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Tuesday, February 20, 2024
Feb. 20, 2024

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Vancouver city council mulls tax break for waterfront developer

Exemption would trade $2.78M taxes for $500K playground contribution

By , Columbian staff writer

Vancouver city leaders may extend a tax exemption to a proposed $60 million apartment complex on The Waterfront Vancouver. In exchange, the project’s developers would contribute up to $500,000 to make over the playground area of Esther Short Park.

The seven-story, 248-unit residential building would be located on Block 20 of the waterfront development, four blocks west of the Grant Street Pier. Projected monthly rents would range from $1,600 for a studio to $2,850 for a two-bedroom apartment.

The developer, California-based Jackson Square Properties, applied for an eight-year market-rate exemption. That allows the business to price units at the normal market rate as long as it agrees to include funding for a public project, according to Peggy Sheehan, Community Development Programs Manager. That’s where the Esther Short Park piece comes in.

“The development agreement requires there to be a public benefit to that project,” Sheehan told the city council before the group’s regular meeting on Monday evening.

In exchange for the exemption, Jackson Square Properties would provide a half million dollar sum to the city, which would in turn coordinate with nonprofit Harper’s Playground to install an inclusive play structure. The structure would be more accessible to kids with special needs.

The last time the structure saw any updates was 19 years ago, said Parks and Recreation Director Julie Hannon. And it’s starting to show its age.

“It’s definitely showing wear and tear,” Hannon said. “It is extremely well-used.”

The new playground would be Phase I of an Esther Short Park overhaul. Phase II would include tearing down the current restrooms and building three or four loo-style restrooms like the ones on the waterfront.

If all goes according to the proposed schedule, installation of the new play structure would start in fall 2020.

Sheehan said that Esther Short Park was selected for improvements because it’s close to the waterfront but hasn’t benefited directly from funds designated for the massive project.

“We just spent a ton of money and effort to put a public benefit down at the waterfront. We didn’t feel like there was something they (the developer) could do down there that wasn’t already paid for or in the plan,” Sheehan told the council.

If city leaders approve the tax exemption, they would be agreeing to give up an estimated $2.78 million in projected tax revenue over the eight-year period of the exemption. They would still collect an estimated $6.14 million from the apartment complex over the same time period.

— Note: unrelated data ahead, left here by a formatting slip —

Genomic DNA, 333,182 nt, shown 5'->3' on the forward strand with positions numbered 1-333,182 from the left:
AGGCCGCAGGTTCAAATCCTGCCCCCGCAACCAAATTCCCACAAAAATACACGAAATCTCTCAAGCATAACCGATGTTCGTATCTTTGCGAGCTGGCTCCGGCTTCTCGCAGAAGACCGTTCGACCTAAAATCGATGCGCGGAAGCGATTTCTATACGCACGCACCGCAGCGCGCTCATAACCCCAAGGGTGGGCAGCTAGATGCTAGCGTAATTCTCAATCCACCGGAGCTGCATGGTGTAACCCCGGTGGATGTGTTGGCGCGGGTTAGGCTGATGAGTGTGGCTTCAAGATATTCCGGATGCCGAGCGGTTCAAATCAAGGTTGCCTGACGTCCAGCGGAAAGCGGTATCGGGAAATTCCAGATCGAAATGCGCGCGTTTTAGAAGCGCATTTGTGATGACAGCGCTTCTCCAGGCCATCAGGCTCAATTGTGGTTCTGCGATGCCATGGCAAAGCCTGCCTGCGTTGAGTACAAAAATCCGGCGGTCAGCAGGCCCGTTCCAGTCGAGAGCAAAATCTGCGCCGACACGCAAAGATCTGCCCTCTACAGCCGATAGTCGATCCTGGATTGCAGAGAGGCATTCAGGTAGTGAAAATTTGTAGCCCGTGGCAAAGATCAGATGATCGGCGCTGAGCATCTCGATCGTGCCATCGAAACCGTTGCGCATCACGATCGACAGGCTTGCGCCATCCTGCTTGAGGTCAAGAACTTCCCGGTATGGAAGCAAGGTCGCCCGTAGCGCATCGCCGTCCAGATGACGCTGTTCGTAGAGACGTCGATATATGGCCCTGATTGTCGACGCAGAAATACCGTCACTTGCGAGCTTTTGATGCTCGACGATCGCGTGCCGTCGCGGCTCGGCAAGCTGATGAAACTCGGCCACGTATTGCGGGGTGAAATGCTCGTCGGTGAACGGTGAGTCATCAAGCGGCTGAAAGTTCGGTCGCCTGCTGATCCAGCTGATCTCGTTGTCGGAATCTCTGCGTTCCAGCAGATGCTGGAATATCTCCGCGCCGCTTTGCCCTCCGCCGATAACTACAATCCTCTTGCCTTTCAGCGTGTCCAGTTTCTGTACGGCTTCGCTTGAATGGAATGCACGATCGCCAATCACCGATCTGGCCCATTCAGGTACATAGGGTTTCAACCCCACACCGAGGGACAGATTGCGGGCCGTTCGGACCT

Councilor Laurie Lebowsky said she was thrilled to see the city leveraging private funds in order to improve Esther Short Park.

“I’m just excited to see we’ll have an accessible playground right in the heart of the city,” Lebowsky said.

The city’s multifamily tax exemption program was adopted in November 2016 to stimulate growth in urban areas and take the pressure off of single-family residential neighborhoods.

The exemption program offers applicants a few options. The tax break can last eight, 10 or 12 years depending on the public benefit — either the applicant can partner with the city on a public improvement project, like Jackson Square Properties with Esther Short Park, or they can agree to reserve a portion of the project’s units for low-income residents.

So far the city has approved 25 applicants for the tax exemption program. Together those projects total more than 2,300 new housing units, with more than 500 of those reserved for income-restricted residents.

Affordable duplexes

The Block 20 project was the largest tax exemption applicant discussed by the city council on Monday afternoon, but it wasn’t the only one.

Ginn Development is also looking to take advantage of the program with its proposed Nicholson Duplexes, a 13-lot subdivision on the corner of East 36th Court and Nicholson Road.

The lots would include 25 three-bedroom units with a projected monthly rent of $1,550 to $1,795.

Five of those units would be reserved for people making no more than 80 percent of the area’s median income.

That knocks the rent price down to $1,140 a month for a single person making no more than $45,600 per year, and $1,624 a month for a family of four making no more than $65,100 per year.

If city leaders approve Ginn Development’s application, they’re forgoing an estimated $242,000 over the 10-year tax exemption period.

Council will hold a formal public hearing on both the Block 20 complex and the Nicholson Duplexes on April 15.

Columbian staff writer